Choosing the right advertising agency to steward brand and product imagery is one of the most important decisions any company makes. Frankly, it is not unlike selecting a new partner in the business. The choice of agency can have a tremendous effect on a firm’s public image, sales results and profit performance and, as such, ought to involve executives at the most senior levels of the company.
Executives, as well as your Toronto digital marketing consultant (www.anuragpareek.com), need to be comfortable with the appointment and the people, be willing to share information with SEO agency , and ultimately have the utmost confidence in the agency’s recommendations and business advice.
Know Your Needs
Prepare a brief describing your company, its products, markets, competitors etc., and the opportunity you have to offer an agency. This might relate to taking over a particular brand, or category of brands. It might involve a new brand or category launch. It could be an opportunity for regional representation, with the lead agency retaining control over the core branding issues.
Prepare also some objective screening criteria. This will allow the agency to decide whether or not it is suited to your business with respect to capabilities, geography, national representation etc. Include size, location, core competencies required, category experience.
Compile a ‘Long List” of Agencies
This list should actually be no longer than 10 – 12 shops. You likely have some feel as to what agencies might suit your needs but there are additional resources available to help you with your initial list. The AAABC will gladly provide its Member Agency list to you, as will the ICA (Institute of Communications and Advertising). Industry publications such as Canadian Advertising Rates and Data, the National List both published by Maclean Hunter (Rogers). Business associates in your own industry or category may be able to help. And you can always contact companies whose advertising you’ve admired on the air or in print.
Develop a Screening Questionnaire
Often termed an RFQ (Request for Qualifications) the objective of this questionnaire is to ascertain which agencies have the basic capabilities and experience that you have defined, and do not have accounts that would constitute a conflict of interest with your business. It also assists the agencies in determining if they are able to serve you from the point of view of experience and of staffing levels. One or more agencies on your initial list may decline the opportunity to respond.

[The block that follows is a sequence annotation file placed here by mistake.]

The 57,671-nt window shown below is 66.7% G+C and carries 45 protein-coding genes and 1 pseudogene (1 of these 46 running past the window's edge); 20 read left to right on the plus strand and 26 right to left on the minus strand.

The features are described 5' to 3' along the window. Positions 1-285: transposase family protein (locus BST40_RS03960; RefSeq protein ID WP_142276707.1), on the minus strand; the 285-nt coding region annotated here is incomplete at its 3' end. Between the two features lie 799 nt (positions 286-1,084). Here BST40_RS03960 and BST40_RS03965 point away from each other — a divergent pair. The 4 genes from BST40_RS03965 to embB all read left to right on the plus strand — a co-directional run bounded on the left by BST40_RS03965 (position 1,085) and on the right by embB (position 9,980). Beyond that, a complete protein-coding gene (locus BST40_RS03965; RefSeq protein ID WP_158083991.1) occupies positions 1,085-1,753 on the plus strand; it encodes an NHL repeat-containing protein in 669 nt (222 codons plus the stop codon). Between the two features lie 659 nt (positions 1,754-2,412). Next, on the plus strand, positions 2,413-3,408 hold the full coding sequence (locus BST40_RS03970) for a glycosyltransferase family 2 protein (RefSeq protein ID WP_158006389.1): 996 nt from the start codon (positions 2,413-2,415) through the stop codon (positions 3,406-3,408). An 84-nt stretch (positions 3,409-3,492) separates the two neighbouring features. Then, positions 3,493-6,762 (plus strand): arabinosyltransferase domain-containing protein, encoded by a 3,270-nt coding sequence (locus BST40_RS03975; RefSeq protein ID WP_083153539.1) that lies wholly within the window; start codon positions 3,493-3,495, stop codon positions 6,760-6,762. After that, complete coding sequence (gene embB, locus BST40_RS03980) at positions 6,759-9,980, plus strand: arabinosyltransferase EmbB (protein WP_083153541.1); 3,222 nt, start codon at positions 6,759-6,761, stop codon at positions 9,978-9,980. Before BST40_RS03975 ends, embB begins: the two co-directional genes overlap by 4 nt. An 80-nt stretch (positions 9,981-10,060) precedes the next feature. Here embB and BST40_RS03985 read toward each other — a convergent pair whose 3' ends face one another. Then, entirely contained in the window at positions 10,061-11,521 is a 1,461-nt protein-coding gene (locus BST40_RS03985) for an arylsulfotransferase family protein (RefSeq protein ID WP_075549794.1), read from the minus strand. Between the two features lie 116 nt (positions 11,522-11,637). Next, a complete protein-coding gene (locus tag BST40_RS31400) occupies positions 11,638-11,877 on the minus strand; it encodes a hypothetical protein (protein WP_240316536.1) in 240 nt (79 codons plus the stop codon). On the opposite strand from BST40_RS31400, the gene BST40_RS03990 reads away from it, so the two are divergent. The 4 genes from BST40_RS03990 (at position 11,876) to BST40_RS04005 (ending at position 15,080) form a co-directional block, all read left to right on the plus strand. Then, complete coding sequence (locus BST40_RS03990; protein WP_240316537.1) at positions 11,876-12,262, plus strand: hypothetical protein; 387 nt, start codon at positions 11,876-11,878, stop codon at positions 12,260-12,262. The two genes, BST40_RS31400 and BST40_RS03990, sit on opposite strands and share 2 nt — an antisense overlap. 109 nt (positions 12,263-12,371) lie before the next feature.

Develop the ‘short list’
Allow yourself a week or two to evaluate the replies against the needs you have outlined and prepare a short list or 3 -4 agencies, any one of which you would be comfortable hiring. These short-listed firms will be invited to proceed to the next level of your process, the presentations. Advise both the short-listed agencies, and the unsuccessful firms, of your decision. Be prepared to advise the unsuccessful agencies of your reasons for not selecting them.
Your objectives in requesting presentations, ideally at the agency’s premises, are as follows:
- To ascertain the agencies’ capabilities, strengths, facilities and experience.
- To determine which of the agencies demonstrate a passion for, and insights around, your business, your competition and your industry.
- To ensure that the agencies have a true passion for their business as well as for yours.
- To gauge the ‘chemistry’ between your people, and those at the agency who would actually be working on your business, both day-to-day and at the senior level. Be sure to insist that these people take an active role in the presentation. You and the chosen agency will be spending a lot of time together.
- To see examples of work the agencies have done for other clients, and to what effect on those businesses. This should give you a reliable assessment of an agency’s ability to think strategically, and of its creative strength.
- To determine which method of compensation you and the agency would be most comfortable with – fee, commission, or a blended arrangement. Typically the final negotiations around the level of compensation take place after final selection, their successful outcome being a final condition of the agency winning the business.
Chances are you will know immediately following the presentations which agency you want to work with. It is a good idea to ‘sleep on it’, to wait for 2 or 3 days, before announcing your decision in order to be sure the decision is well-founded and shared by your whole team.
Protocol generally dictates that the winning agency is informed first, and asked to keep the news confidential for 24 hours to allow you the opportunity to inform the unsuccessful agencies of your decision. Most creditable agencies will request the courtesy of a debrief with you in order to determine what might have been lacking in their presentations and you should be prepared to spend this time.
For the successful agency, this is a time of celebration and you should plan to participate in that, congratulating them for a job well done, and expressing your confidence that the relationship will be long and mutually rewarding.